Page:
Therapy? in studio.(Seattle 2001) L-R-Graham Hopkins; Andy Cairns; Gabor Szakacsi (Sledgeback and C.A.F.B.); Michael McKeegan.-Front: Martin McCarrick Szakacsi Therapy2.jpg
Therapy? in studio.(Seattle 2001) L-R-Graham Hopkins; Andy Cairns; Gabor Szakacsi (Sledgeback and C.A.F.B.); Michael McKeegan.-Front: Martin McCarrick

Therapy? recorded follow-up record Shameless in early 2001 in Seattle. The album, produced by the legendary Jack Endino, was delayed release by record company Ark21 until September. Graham Hopkins, who was unhappy with his musical limitation within the band, quit in December 2001. Following Hopkins' departure, the band yet again found themselves without a drummer and a record deal. [4]

The band toured Europe in 2002 with ex-3 Colours Red drummer Keith Baxter. Hopkins was permanently replaced in Therapy? by ex-The Beyond/Cable/Gorilla drummer Neil Cooper, while the band signed a new record deal with Spitfire Records. [4]

This line-up lasted one album, the commercially inclined High Anxiety . The bands’ first home video release, a DVD entitled Scopophobia was released shortly afterwards, consisting of a full concert recorded live at Belfast's Mandella Hall in June 2003, promo videos and other extras. The band completed a UK tour at the end of 2003 as a three piece, due to McCarrick leaving the tour midway through owing to a perforated eardrum.

Back to a three piece (2004–2009)

McCarrick left the band permanently in March 2004, and the band were now slimmed down to a permanent three piece again for the first time since 1995. Never Apologise Never Explain was released in September 2004 to an audience re-acquainted with the three-piece Therapy? and was reminiscent of the claustrophobic sound of their earlier material. [11]

The following album One Cure Fits All was released in April 2006. The album, produced by Pedro Ferreira, was a return to the melodic tendencies of High Anxiety and again divided opinion among the band's fans. [11]

On 19 September 2006, Therapy? performed an exclusive studio show of songs chosen by fans who had voted for their three favourite tracks from a lengthy list on the band's website. These votes were counted and the twelve tracks with the most votes were then performed and recorded (both as audio and video). In early 2007, these tracks became available to buy from the band's official website. The Webgig is no longer available to purchase. [12] In addition to this release, the band received some attention from their old record company Universal Records (who own the rights to the band's material recorded on A&M Records) who released both a DVD of old promo clips ( Gold ) and a double-CD compilation of BBC sessions (Music Through A Cheap Transistor) in 2007. On the touring front, Therapy? focused on markets they had not usually played, including a slot at the NXNE festival in Canada, festival dates in Europe (one of which was as a late replacement for Helmet at the Nova Rock Festival) and a tour through countries such as Romania, Croatia and Serbia, even playing two gigs on Reunion Island, off the East African coast. The band ended 2007 by supporting New Model Army at their Christmas gig in Cologne.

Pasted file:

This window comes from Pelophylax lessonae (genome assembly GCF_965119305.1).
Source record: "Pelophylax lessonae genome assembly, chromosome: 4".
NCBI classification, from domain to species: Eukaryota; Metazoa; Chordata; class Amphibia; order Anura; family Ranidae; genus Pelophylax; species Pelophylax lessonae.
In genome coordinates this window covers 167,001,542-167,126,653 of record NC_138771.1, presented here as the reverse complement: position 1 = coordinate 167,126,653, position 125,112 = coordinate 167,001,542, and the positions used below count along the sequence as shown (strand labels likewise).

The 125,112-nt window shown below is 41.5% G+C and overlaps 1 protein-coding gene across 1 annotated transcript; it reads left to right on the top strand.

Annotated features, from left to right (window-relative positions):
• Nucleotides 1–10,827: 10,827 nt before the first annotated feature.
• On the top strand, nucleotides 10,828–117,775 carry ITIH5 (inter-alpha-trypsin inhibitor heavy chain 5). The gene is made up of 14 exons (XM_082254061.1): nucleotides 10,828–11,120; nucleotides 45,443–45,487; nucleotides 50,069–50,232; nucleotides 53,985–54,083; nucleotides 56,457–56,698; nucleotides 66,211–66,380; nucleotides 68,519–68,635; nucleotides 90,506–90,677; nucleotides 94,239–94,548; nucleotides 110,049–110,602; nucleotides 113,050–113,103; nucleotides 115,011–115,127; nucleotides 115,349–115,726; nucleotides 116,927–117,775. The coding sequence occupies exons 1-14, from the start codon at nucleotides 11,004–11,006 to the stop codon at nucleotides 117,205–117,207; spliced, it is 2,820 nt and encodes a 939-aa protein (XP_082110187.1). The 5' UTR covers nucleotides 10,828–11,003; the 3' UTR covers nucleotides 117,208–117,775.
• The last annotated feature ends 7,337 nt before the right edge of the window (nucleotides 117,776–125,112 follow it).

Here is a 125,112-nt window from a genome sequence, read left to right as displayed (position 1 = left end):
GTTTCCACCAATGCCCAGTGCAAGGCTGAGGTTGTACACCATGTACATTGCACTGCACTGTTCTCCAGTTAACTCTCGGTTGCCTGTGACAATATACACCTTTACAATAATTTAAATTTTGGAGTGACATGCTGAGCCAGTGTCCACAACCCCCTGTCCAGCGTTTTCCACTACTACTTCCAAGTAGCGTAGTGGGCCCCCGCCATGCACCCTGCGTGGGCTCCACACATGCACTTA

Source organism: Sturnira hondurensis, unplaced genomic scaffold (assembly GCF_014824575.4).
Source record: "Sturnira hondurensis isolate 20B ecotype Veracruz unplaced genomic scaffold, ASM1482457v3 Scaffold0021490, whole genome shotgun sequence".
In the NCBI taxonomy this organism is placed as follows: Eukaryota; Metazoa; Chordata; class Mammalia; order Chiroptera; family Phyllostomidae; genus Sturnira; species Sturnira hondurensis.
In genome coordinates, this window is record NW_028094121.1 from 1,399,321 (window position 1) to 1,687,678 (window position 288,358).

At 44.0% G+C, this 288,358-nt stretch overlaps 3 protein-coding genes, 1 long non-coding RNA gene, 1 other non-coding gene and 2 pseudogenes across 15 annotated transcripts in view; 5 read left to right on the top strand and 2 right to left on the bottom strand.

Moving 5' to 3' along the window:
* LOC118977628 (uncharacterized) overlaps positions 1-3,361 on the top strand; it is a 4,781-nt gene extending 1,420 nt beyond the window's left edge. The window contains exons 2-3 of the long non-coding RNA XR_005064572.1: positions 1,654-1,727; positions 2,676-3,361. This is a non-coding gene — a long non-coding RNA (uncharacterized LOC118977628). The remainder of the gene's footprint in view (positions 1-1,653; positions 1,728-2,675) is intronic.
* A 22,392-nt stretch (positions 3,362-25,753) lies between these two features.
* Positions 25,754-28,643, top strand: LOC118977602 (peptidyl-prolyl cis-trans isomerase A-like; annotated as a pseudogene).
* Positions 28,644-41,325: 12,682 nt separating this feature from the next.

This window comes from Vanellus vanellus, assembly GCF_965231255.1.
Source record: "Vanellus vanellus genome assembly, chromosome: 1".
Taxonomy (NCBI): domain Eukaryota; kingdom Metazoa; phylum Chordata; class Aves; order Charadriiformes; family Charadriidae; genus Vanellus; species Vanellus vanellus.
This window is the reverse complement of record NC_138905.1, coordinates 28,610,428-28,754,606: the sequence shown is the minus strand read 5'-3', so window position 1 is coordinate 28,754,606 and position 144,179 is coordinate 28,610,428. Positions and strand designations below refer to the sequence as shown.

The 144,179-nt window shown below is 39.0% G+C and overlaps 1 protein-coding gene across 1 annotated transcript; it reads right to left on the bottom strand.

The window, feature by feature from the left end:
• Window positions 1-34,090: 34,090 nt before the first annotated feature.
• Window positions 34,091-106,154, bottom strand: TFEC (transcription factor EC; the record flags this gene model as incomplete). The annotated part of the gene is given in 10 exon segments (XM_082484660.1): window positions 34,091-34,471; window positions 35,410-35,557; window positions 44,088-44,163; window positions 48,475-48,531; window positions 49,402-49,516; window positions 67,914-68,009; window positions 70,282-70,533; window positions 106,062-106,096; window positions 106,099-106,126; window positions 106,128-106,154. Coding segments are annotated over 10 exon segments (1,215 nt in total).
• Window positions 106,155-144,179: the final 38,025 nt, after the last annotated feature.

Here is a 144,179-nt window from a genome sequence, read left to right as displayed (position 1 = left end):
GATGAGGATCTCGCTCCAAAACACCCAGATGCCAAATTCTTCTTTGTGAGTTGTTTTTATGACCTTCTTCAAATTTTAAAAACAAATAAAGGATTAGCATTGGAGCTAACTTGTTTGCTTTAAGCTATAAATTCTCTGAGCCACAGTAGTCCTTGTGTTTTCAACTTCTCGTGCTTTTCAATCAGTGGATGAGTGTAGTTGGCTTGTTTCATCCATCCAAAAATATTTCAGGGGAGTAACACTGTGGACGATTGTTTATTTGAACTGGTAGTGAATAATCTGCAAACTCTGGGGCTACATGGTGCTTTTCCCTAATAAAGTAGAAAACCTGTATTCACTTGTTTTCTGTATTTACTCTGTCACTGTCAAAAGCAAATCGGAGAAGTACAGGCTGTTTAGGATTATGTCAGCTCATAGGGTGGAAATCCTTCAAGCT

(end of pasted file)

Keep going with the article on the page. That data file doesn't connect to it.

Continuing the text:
Therapy? were a last minute replacement for Biffy Clyro on the Jägermeister Rock Liga tour of Germany which lasted five dates in February 2008. These dates were the only gigs played in 2008 as the band focused their energies exclusively on recording the new record. Therapy? began recording the new album in late July at Blast Studios in Newcastle and finished recording by late August. It was produced by Andy Gill. Video of rehearsals surfaced on Therapy?'s website offering previews of the new work, showcasing a more rythmetic jazz-influenced direction (Rehearsal), [13] alongside a rough track typical of newer Therapy? output (Clowns Galore). [14] The album, entitled Crooked Timber , was released on 23 March 2009 via Blast Records/Global Music. [15] The band performed the new album in its entirety on selected live dates in May, played various European festivals throughout the summer (including a debut appearance at Oxegen in Ireland and a second outing at England's Download) and toured Europe extensively from October to December.

Twentieth anniversary (2010–2013)

To mark the 20th anniversary of their debut commercial recording release, Therapy? performed for three consecutive nights at London's Monto Water Rats in March which were recorded for the bands' first official live album entitled We're Here To The End , [16] released in November. A deluxe gold edition of 2009's Crooked Timber album was released on 19 July. Therapy? also appeared at European festivals in the summer, including at Knebworth Sonisphere on 31 July when the band performed the Troublegum album in its entirety. [17] Later in 2010, the band performed several "Troublegum & more" sets throughout Europe as part of their 20th anniversary celebrations.